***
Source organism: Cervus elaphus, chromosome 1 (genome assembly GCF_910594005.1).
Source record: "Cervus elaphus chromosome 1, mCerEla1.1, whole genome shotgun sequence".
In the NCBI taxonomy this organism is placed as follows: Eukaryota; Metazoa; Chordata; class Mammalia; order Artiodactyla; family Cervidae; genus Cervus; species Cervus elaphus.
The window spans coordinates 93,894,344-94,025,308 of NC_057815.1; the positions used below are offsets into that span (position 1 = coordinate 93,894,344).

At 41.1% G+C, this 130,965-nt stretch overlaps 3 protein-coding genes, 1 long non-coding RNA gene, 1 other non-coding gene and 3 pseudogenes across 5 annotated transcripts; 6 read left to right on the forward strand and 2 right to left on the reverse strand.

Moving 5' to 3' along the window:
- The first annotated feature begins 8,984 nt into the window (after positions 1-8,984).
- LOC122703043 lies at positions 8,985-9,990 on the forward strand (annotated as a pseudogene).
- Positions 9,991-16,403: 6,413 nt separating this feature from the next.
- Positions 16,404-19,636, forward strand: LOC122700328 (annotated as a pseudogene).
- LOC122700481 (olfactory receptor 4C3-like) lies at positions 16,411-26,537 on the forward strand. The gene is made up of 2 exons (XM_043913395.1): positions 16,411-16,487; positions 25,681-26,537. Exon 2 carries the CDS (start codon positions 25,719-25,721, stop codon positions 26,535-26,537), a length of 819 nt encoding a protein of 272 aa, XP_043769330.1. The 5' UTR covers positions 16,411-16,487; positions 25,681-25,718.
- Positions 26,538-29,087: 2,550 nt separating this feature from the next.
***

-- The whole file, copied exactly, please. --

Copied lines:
Source organism: Cervus elaphus, chromosome 1 (genome assembly GCF_910594005.1).
Source record: "Cervus elaphus chromosome 1, mCerEla1.1, whole genome shotgun sequence".
In the NCBI taxonomy this organism is placed as follows: Eukaryota; Metazoa; Chordata; class Mammalia; order Artiodactyla; family Cervidae; genus Cervus; species Cervus elaphus.
The window spans coordinates 93,894,344-94,025,308 of NC_057815.1; the positions used below are offsets into that span (position 1 = coordinate 93,894,344).

At 41.1% G+C, this 130,965-nt stretch overlaps 3 protein-coding genes, 1 long non-coding RNA gene, 1 other non-coding gene and 3 pseudogenes across 5 annotated transcripts; 6 read left to right on the forward strand and 2 right to left on the reverse strand.

Moving 5' to 3' along the window:
- The first annotated feature begins 8,984 nt into the window (after positions 1-8,984).
- LOC122703043 lies at positions 8,985-9,990 on the forward strand (annotated as a pseudogene).
- Positions 9,991-16,403: 6,413 nt separating this feature from the next.
- Positions 16,404-19,636, forward strand: LOC122700328 (annotated as a pseudogene).
- LOC122700481 (olfactory receptor 4C3-like) lies at positions 16,411-26,537 on the forward strand. The gene is made up of 2 exons (XM_043913395.1): positions 16,411-16,487; positions 25,681-26,537. Exon 2 carries the CDS (start codon positions 25,719-25,721, stop codon positions 26,535-26,537), a length of 819 nt encoding a protein of 272 aa, XP_043769330.1. The 5' UTR covers positions 16,411-16,487; positions 25,681-25,718.
- Positions 26,538-29,087: 2,550 nt separating this feature from the next.